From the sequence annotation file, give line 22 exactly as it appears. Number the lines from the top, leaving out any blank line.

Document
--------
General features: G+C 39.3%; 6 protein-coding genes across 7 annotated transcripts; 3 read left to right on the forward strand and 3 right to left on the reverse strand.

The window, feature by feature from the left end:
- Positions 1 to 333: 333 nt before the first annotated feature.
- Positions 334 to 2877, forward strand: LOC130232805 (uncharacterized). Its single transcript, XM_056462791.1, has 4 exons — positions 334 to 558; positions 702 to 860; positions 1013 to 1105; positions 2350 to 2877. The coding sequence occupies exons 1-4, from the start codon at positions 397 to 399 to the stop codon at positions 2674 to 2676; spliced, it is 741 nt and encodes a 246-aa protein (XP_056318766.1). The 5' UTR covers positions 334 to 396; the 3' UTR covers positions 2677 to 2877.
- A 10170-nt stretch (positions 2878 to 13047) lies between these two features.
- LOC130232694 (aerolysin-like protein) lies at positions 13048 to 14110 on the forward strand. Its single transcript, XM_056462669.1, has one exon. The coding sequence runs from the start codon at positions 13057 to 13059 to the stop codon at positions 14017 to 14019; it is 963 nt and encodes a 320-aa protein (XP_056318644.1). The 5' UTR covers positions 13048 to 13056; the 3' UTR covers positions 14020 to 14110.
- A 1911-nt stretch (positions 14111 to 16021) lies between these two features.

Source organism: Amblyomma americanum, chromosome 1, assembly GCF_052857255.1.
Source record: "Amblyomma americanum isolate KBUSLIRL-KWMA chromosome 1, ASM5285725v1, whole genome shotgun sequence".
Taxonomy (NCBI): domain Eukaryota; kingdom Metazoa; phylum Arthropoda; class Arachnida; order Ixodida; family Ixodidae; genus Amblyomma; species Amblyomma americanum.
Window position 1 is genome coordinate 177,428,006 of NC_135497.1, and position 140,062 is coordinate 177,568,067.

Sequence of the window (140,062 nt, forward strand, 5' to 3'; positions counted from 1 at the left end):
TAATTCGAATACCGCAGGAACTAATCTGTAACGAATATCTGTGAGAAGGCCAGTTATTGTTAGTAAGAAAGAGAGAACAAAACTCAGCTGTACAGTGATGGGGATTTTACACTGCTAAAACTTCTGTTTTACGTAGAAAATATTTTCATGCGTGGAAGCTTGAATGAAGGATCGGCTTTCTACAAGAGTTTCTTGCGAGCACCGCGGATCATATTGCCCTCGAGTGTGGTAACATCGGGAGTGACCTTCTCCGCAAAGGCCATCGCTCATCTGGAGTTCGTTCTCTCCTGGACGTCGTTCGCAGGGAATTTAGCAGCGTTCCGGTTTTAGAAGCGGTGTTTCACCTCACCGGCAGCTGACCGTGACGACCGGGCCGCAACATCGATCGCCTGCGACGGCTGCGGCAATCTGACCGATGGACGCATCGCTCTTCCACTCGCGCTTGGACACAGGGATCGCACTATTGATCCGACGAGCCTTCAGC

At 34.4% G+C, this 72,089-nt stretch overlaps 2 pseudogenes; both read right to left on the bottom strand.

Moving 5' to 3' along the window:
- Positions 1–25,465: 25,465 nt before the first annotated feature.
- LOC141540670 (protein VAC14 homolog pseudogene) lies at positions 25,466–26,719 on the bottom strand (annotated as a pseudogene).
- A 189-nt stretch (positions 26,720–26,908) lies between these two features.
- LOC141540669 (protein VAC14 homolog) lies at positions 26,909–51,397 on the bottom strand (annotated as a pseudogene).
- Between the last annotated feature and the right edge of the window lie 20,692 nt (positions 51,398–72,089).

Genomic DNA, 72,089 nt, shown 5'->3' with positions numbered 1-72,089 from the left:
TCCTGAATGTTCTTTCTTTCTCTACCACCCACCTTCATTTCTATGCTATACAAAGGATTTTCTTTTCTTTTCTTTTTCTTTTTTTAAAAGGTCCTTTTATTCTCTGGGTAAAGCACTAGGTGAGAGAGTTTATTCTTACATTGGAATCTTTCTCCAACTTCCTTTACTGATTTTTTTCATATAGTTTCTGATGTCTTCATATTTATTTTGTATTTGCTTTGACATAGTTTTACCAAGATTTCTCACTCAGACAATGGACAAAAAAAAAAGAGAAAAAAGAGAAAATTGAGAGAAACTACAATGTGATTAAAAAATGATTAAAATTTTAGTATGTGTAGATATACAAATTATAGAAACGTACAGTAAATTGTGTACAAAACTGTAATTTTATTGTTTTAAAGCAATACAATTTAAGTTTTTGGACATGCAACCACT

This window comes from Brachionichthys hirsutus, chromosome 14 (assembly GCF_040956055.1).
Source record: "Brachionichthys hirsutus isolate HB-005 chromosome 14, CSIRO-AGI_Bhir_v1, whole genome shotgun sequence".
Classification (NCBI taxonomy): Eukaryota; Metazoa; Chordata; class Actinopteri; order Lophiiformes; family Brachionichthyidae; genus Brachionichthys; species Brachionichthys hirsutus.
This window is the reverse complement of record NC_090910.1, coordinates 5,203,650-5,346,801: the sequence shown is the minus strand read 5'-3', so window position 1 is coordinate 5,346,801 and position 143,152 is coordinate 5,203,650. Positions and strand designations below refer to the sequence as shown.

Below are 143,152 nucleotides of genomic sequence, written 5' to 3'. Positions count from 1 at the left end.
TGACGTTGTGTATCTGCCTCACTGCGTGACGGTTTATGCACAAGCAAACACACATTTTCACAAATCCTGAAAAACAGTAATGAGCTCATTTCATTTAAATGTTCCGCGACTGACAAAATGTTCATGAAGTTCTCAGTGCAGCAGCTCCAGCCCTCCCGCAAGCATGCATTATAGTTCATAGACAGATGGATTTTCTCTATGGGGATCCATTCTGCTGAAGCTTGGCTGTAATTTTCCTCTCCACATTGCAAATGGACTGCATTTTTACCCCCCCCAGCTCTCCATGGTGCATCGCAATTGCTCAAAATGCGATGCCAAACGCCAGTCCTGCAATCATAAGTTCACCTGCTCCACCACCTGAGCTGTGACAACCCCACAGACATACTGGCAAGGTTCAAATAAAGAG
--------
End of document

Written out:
TCCTGAATGTTCTTTCTTTCTCTACCACCCACCTTCATTTCTATGCTATACAAAGGATTTTCTTTTCTTTTCTTTTTCTTTTTTTAAAAGGTCCTTTTATTCTCTGGGTAAAGCACTAGGTGAGAGAGTTTATTCTTACATTGGAATCTTTCTCCAACTTCCTTTACTGATTTTTTTCATATAGTTTCTGATGTCTTCATATTTATTTTGTATTTGCTTTGACATAGTTTTACCAAGATTTCTCACTCAGACAATGGACAAAAAAAAAAGAGAAAAAAGAGAAAATTGAGAGAAACTACAATGTGATTAAAAAATGATTAAAATTTTAGTATGTGTAGATATACAAATTATAGAAACGTACAGTAAATTGTGTACAAAACTGTAATTTTATTGTTTTAAAGCAATACAATTTAAGTTTTTGGACATGCAACCACT